The one defining human characteristic may be our awareness of our mortality. The automatically triggered, "fight or flight", battle for survival is common to all living things (and to appropriately programmed machines). Not so the catalytic effects of imminent death. These are uniquely human. The appreciation of the fleeting translates into aesthetics, the uniqueness of our ephemeral life breeds morality, and the scarcity of time gives rise to ambition and creativity.

In an infinite life, everything materializes at one time or another, so the concept of choice is spurious. The realization of our finiteness forces us to choose among alternatives. This act of selection is predicated upon the existence of "free will". Animals and machines are thought to be devoid of choice, slaves to their genetic or human programming.

Yet, all these answers to the question: "What does it mean to be human" - are lacking.

The set of attributes we designate as human is subject to profound alteration. Drugs, neuroscience, introspection, and experience all cause irreversible changes in these traits and characteristics. The accumulation of these changes can lead, in principle, to the emergence of new properties, or to the abolition of old ones.

Animals and machines are not supposed to possess free will or exercise it. What, then, about fusions of machines and humans (bionics)? At which point does a human turn into a machine? And why should we assume that free will ceases to exist at that - rather arbitrary - point?

Introspection - the ability to construct self-referential and recursive models of the world - is supposed to be a uniquely human quality. What about introspective machines? Surely, say the critics, such machines are PROGRAMMED to introspect, as opposed to humans. To qualify as introspection, it must be WILLED, they continue. Yet, if introspection is willed - WHO wills it? Self-willed introspection leads to infinite regression and formal logical paradoxes.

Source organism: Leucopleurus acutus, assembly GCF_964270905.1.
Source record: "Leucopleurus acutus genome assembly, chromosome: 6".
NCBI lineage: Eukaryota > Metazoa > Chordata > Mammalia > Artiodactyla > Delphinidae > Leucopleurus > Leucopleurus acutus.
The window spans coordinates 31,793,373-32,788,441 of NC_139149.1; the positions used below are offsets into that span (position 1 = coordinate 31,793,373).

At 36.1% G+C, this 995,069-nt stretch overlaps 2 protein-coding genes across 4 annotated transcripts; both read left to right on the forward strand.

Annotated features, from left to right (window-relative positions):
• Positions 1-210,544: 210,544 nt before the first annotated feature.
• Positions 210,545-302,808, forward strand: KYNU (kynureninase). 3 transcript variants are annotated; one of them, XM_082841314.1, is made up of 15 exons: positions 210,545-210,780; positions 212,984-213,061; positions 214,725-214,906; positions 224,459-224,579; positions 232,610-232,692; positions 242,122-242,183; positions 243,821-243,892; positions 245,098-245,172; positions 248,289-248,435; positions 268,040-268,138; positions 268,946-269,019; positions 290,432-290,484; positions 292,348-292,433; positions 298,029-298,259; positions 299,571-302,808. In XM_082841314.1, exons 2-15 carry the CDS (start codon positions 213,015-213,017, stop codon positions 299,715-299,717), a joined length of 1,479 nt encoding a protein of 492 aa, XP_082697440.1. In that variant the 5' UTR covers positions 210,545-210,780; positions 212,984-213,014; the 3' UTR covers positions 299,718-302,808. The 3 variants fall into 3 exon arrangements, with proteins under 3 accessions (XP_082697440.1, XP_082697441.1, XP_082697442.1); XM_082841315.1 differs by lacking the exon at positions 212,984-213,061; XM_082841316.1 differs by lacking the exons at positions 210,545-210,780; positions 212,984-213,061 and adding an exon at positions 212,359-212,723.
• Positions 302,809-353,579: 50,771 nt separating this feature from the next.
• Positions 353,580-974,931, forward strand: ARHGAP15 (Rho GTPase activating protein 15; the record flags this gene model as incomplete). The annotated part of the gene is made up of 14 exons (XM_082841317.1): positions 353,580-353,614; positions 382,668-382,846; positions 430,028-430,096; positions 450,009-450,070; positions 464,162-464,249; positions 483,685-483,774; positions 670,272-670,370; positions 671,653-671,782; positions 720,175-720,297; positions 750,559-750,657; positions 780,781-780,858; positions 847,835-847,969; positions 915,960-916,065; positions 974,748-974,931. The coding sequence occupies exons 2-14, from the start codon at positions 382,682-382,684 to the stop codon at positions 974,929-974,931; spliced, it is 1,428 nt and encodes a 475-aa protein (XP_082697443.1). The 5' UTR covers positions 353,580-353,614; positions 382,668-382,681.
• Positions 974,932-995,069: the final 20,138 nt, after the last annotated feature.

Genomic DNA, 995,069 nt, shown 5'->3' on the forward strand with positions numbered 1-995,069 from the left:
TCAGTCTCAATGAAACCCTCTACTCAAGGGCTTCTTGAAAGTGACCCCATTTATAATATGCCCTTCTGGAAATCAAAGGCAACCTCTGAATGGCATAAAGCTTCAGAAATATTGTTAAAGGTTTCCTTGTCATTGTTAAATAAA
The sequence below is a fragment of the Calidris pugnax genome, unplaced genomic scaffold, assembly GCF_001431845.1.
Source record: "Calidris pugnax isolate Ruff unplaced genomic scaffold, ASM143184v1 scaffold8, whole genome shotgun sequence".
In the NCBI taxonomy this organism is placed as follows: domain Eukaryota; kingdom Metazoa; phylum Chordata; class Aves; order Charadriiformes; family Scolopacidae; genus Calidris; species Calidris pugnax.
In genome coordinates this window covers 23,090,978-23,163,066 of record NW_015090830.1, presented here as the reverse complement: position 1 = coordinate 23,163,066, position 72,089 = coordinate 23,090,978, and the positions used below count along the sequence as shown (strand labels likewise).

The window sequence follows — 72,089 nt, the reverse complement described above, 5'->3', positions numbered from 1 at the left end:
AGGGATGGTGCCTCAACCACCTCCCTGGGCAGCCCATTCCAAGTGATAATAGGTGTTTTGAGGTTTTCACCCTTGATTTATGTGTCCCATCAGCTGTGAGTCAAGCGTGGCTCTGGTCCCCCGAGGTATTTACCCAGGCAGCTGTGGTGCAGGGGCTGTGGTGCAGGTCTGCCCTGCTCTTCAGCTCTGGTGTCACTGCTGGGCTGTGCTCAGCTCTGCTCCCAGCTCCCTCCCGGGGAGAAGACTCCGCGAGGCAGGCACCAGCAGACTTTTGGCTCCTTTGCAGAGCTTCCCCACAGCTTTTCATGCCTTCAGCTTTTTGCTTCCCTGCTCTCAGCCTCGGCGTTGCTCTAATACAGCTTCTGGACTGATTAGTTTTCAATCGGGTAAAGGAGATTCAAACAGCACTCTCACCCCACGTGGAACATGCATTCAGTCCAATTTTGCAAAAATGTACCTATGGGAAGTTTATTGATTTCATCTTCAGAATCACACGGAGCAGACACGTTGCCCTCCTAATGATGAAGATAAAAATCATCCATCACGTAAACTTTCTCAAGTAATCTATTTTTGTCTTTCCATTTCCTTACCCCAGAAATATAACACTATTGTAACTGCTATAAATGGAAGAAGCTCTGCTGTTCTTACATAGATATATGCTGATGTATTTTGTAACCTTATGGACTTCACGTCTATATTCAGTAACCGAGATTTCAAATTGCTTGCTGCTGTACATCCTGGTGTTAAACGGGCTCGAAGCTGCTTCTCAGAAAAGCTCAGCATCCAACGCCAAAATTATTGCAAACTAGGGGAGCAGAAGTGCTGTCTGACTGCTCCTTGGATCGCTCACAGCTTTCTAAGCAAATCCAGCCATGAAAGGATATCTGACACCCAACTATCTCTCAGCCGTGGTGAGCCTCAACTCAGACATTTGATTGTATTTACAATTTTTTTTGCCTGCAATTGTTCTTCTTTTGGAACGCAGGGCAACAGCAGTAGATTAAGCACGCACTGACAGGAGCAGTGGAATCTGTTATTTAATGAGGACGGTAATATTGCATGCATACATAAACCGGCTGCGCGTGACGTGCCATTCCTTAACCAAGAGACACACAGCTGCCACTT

Moreover, the notion - if not the formal concept - of "human" rests on many hidden assumptions and conventions.

Political correctness notwithstanding - why presume that men and women (or different races) are identically human? Aristotle thought they were not. A lot separates males from females - genetically (both genotype and phenotype) and environmentally (culturally). What is common to these two sub-species that makes them both "human"?

Can we conceive of a human without body (i.e., a Platonian Form, or soul)? Aristotle and Thomas Aquinas think not. A soul has no existence separate from the body. A machine-supported energy field with mental states similar to ours today - would it be considered human? What about someone in a state of coma - is he or she (or it) fully human?

Is a new born baby human - or, at least, fully human - and, if so, in which sense? What about a future human race - whose features would be unrecognizable to us? Machine-based intelligence - would it be thought of as human? If yes, when would it be considered human?

In all these deliberations, we may be confusing "human" with "person". The former is a private case of the latter. Locke's person is a moral agent, a being responsible for its actions. It is constituted by the continuity of its mental states accessible to introspection.

Locke's is a functional definition. It readily accommodates non-human persons (machines, energy matrices) if the functional conditions are satisfied. Thus, an android which meets the prescribed requirements is more human than a brain dead person.

Descartes' objection that one cannot specify conditions of singularity and identity over time for disembodied souls is right only if we assume that such "souls" possess no energy. A bodiless intelligent energy matrix which maintains its form and identity over time is conceivable. Certain AI and genetic software programs already do it.

Strawson is Cartesian and Kantian in his definition of a "person" as a "primitive". Both the corporeal predicates and those pertaining to mental states apply equally, simultaneously, and inseparably to all the individuals of that type of entity. Human beings are one such entity. Some, like Wiggins, limit the list of possible persons to animals - but this is far from rigorously necessary and is unduly restrictive.

The truth is probably in a synthesis:

A person is any type of fundamental and irreducible entity whose typical physical individuals (i.e., members) are capable of continuously experiencing a range of states of consciousness and permanently having a list of psychological attributes.

This definition allows for non-animal persons and recognizes the personhood of a brain damaged human ("capable of experiencing"). It also incorporates Locke's view of humans as possessing an ontological status similar to "clubs" or "nations" - their personal identity consists of a variety of interconnected psychological continuities.